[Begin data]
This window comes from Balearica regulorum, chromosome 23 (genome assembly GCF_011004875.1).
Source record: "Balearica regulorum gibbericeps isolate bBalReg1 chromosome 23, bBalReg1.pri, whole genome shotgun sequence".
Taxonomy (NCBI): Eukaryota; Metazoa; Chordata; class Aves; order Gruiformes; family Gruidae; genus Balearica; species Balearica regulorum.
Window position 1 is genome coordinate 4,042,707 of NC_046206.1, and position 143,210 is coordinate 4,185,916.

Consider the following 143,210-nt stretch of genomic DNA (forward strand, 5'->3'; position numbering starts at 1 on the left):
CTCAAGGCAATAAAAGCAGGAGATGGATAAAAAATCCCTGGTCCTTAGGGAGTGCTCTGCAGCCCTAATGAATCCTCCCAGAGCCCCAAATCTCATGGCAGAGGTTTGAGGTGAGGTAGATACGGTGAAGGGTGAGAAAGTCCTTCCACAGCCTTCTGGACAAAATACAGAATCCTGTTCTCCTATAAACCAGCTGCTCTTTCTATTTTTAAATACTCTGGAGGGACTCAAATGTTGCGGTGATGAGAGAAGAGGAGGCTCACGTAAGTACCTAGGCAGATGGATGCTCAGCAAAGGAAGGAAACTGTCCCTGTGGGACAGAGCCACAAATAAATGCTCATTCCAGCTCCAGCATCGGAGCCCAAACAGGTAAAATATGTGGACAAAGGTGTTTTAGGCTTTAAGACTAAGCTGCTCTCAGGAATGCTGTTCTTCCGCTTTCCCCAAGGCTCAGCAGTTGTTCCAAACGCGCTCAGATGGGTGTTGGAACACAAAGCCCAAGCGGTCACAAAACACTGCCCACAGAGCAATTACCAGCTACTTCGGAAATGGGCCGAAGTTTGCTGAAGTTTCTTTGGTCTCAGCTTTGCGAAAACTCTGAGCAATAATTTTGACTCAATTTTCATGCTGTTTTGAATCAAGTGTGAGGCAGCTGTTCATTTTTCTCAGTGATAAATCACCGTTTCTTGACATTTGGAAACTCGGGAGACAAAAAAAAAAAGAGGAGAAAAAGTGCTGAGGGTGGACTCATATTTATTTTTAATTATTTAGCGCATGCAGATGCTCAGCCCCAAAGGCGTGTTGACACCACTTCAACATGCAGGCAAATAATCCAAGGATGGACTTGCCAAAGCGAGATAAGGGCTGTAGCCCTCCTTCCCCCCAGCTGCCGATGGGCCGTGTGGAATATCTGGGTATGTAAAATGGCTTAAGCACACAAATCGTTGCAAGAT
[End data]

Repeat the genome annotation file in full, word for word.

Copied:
This window comes from Balearica regulorum, chromosome 23 (genome assembly GCF_011004875.1).
Source record: "Balearica regulorum gibbericeps isolate bBalReg1 chromosome 23, bBalReg1.pri, whole genome shotgun sequence".
Taxonomy (NCBI): Eukaryota; Metazoa; Chordata; class Aves; order Gruiformes; family Gruidae; genus Balearica; species Balearica regulorum.
Window position 1 is genome coordinate 4,042,707 of NC_046206.1, and position 143,210 is coordinate 4,185,916.

Consider the following 143,210-nt stretch of genomic DNA (forward strand, 5'->3'; position numbering starts at 1 on the left):
CTCAAGGCAATAAAAGCAGGAGATGGATAAAAAATCCCTGGTCCTTAGGGAGTGCTCTGCAGCCCTAATGAATCCTCCCAGAGCCCCAAATCTCATGGCAGAGGTTTGAGGTGAGGTAGATACGGTGAAGGGTGAGAAAGTCCTTCCACAGCCTTCTGGACAAAATACAGAATCCTGTTCTCCTATAAACCAGCTGCTCTTTCTATTTTTAAATACTCTGGAGGGACTCAAATGTTGCGGTGATGAGAGAAGAGGAGGCTCACGTAAGTACCTAGGCAGATGGATGCTCAGCAAAGGAAGGAAACTGTCCCTGTGGGACAGAGCCACAAATAAATGCTCATTCCAGCTCCAGCATCGGAGCCCAAACAGGTAAAATATGTGGACAAAGGTGTTTTAGGCTTTAAGACTAAGCTGCTCTCAGGAATGCTGTTCTTCCGCTTTCCCCAAGGCTCAGCAGTTGTTCCAAACGCGCTCAGATGGGTGTTGGAACACAAAGCCCAAGCGGTCACAAAACACTGCCCACAGAGCAATTACCAGCTACTTCGGAAATGGGCCGAAGTTTGCTGAAGTTTCTTTGGTCTCAGCTTTGCGAAAACTCTGAGCAATAATTTTGACTCAATTTTCATGCTGTTTTGAATCAAGTGTGAGGCAGCTGTTCATTTTTCTCAGTGATAAATCACCGTTTCTTGACATTTGGAAACTCGGGAGACAAAAAAAAAAAGAGGAGAAAAAGTGCTGAGGGTGGACTCATATTTATTTTTAATTATTTAGCGCATGCAGATGCTCAGCCCCAAAGGCGTGTTGACACCACTTCAACATGCAGGCAAATAATCCAAGGATGGACTTGCCAAAGCGAGATAAGGGCTGTAGCCCTCCTTCCCCCCAGCTGCCGATGGGCCGTGTGGAATATCTGGGTATGTAAAATGGCTTAAGCACACAAATCGTTGCAAGAT